Thursday, August 30, 2007

Which religions have the most young people leave?

Uecker, Regnerus, and Vaaler just published a very interesting study examining the social sources of young people in the U.S. losing their religion. They analyze data from the Add Health data set, and they test if leaving a faith is related to religious affiliation, educational attainment, family formation, or various behaviors. They studied 10,000+ kids who were interviewed twice seven years a part. They were labeled as dropping out of a religion if they said they affiliated with it in the first interview but not in the second interview (actually, wave III).

The average number of "drop-outs" for the whole sample was 17%. (Note, there were also many who went from no religion to a religion, but they are not the focus on this article).

Here are the drop-out rates by denominational/ religion standing.

Clearly there is a lot of variation across religious groups. Why do you think that is?

5 comments:

Ben Dubow said...

While I'm not sure about "other religions", it seems interesting that Jewish, Black Protestant and Catholic are all on the lower end of the spectrum because all three have strong cultural components that the others don't have as much.

I'm not sure what the researchers asked, but especially in terms of self-identification this would be true.

Of course, there is also an interesting theological issue at play possibly--especially in terms of self-identification (as opposed to behavior... again, not sure what the data is based on).

Both Judaism and Catholicism teach a "once-Jewish/Catholic, always Jewish/Catholic" theology. Judaism through the birth mother and heredity/bloodline, and Catholicism through paedo-baptism.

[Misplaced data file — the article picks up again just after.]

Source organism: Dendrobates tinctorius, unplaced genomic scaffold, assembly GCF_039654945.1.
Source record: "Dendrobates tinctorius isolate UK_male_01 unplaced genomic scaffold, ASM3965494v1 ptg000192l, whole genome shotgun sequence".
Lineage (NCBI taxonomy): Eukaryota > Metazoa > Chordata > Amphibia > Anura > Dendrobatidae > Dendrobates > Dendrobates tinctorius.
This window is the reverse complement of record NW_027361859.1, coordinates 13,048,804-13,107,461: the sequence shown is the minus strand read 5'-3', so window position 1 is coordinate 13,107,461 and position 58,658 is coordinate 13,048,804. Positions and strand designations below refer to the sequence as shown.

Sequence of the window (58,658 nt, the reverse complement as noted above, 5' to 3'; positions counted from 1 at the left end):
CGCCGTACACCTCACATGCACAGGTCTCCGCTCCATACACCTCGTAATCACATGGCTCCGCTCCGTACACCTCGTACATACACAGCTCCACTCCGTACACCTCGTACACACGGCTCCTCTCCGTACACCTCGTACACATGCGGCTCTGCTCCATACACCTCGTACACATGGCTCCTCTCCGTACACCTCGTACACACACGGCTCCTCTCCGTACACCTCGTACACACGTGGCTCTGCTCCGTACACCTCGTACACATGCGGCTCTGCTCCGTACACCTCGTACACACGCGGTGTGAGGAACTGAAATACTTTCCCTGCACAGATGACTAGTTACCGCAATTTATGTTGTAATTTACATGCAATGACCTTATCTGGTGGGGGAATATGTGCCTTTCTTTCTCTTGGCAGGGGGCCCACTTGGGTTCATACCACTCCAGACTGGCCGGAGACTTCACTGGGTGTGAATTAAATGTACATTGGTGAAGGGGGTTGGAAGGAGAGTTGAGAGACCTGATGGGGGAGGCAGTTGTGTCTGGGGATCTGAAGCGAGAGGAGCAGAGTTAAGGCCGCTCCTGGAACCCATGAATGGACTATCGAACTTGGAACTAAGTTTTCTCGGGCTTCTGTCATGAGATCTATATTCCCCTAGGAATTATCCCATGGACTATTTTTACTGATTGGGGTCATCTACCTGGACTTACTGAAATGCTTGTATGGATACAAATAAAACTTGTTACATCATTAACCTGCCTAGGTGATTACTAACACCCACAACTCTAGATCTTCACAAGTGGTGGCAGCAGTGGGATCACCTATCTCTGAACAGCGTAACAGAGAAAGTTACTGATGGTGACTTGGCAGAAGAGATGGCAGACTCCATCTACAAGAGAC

Evangelicalism, on the other hand, explicitly holds an opposite theology--there is no assumption that kids who attend an evangelical group or church are actually evangelical or even Christians--you must positively "opt-in". By the very nature of the beast, attrition is (and should be) higher. For example, on any given Sunday at our church, we expect and hope that about 25-35% of the people present would not be "evangelical Christians"--very different from the expectation at a Catholic Mass or Jewish service.

Interesting stuff...

Interesting data.

Amishlaw said...

I wonder what is meant by "other religions?" Different denominations are not usually different religions. Are they talking about Mormons, Hindu, Buddhist, etc.? And, my pet hobby, where do the Amish, fit in? Are they "other religions?" I'm curious what the drop out rate would be for Amish, but my guess is it would be extremely low. Like Ben Dubow, I would imagine the lowest drop out rates are among the groups with the highest cultural components. That is one of the reasons the Amish have taken the deliberate tact of being different from "the world."

Jim said...

I can only comment on my 34 years in Pentecost. In my beginnings, I thought such reality of the Spirit in our midst could not be walked away from. How does one dismiss the Presence of God confirmed? Three decades later I've watched our youth go through every bit as much trauma as all others, adults go out the back door as fast as they come in the front. Such is the nature of "church"and "religion", I think, might be another matter...

Michael Kruse said...

The higher the psyhic cost to be a member, the higher the cost to switch. I think this evidences that perfectly.

Brad Wright said...

Ben, interesting ideas about the cultural aspect... I know lots of Catholics who feel they will always be Catholics.

The other category is just that... muslim, scientology, mormon, JW, etc.

As for the Amish, I would imagine that the study didn't interview enough of them to make an informed analysis. Studies often sample by phone or high schools.

Jim, you're right about lots of going in and going out with religion. That's why it is interesting to study both separately.

Michael, certainly the cultural ties add psychic costs... makes sense.